GREENSBORO, N.C. — Wilbur L. Ross represents the textile industry’s new breed.

Ross, 67, a financier who formed International Textile Group, based here, through the acquisition of Burlington Industries and Cone Mills and serves as chairman, is ready to open a denim plant in Guatemala if Congress approves the Central American Free Trade Agreement.

Ross broke from the ranks of the textile industry to support CAFTA and won a key provision that allows a limited amount of woven apparel and denim fabric made in the CAFTA countries — Costa Rica, Nicaragua, Guatemala, El Salvador, Honduras and the Dominican Republic — from Mexican and Canadian fabric to qualify for duty-free treatment in the U.S. This, in effect, links CAFTA to the North American Free Trade Agreement, the 11-year-old pact among the U.S., Canada and Mexico.

However, he has been forced to put his plans for the denim plant on hold because of the CAFTA debate. If it is approved soon, Ross said he could have his plant producing 30 million yards of denim a year by the end of 2006.

“The big issue is how much will happen in terms of apparel manufacturers and retailers getting tired of waiting for CAFTA and making their sourcing decisions somewhere else,” he said in an interview.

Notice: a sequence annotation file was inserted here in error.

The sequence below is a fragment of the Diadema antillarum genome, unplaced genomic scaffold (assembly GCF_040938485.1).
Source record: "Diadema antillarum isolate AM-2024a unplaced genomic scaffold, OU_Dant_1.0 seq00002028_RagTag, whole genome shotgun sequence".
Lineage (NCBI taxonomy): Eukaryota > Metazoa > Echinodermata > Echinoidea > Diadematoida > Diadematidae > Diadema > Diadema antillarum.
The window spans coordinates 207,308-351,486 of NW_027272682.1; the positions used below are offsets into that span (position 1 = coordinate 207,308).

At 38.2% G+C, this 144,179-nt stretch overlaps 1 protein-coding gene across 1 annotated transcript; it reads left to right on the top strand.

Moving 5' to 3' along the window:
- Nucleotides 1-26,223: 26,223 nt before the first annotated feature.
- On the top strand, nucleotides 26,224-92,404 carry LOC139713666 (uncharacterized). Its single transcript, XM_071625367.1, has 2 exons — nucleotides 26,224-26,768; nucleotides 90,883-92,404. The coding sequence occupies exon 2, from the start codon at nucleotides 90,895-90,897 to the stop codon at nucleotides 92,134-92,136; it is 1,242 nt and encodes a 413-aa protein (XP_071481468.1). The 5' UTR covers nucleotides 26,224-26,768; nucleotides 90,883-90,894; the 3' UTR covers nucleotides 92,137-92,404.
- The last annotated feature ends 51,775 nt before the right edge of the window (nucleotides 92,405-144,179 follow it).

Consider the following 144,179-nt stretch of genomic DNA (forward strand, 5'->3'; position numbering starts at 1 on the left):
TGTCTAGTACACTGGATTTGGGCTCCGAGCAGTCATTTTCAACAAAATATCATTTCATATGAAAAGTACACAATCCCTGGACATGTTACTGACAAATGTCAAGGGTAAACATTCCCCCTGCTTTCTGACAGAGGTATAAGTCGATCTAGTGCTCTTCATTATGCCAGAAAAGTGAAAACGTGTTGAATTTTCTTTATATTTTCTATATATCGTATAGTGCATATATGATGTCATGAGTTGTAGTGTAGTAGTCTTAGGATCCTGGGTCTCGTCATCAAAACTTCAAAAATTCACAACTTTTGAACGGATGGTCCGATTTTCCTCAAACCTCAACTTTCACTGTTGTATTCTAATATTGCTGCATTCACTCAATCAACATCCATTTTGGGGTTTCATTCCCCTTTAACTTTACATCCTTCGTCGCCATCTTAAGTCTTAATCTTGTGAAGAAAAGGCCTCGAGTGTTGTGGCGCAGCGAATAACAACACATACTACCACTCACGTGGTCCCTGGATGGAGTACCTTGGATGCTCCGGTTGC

Joe Gorga, president and chief executive officer of ITG, said the company’s largest U.S. denim factory — the White Oak plant here, employing 1,100 workers and producing 42 million yards a year— will remain “very strategic for us in our future map.”

ITG employs about 5,400 people, but Burlington and Cone Mills had cut their workforces substantially in the year before the acquisitions.

Ross acknowledged the trade treaty has flaws. He had raised concerns about the exceptions for foreign fabric and yarns given to Nicaragua.

“No treaty is perfect,” Ross said. “The Constitution of the U.S. is not perfect, and our tax system is not perfect, but that doesn’t mean you throw it all away because you don’t like a semicolon. The real question is, on balance, ‘Is the industry better off with or without CAFTA?’ and it is much better off with it.”

This story first appeared in the June 28, 2005 issue of WWD. Subscribe Today.

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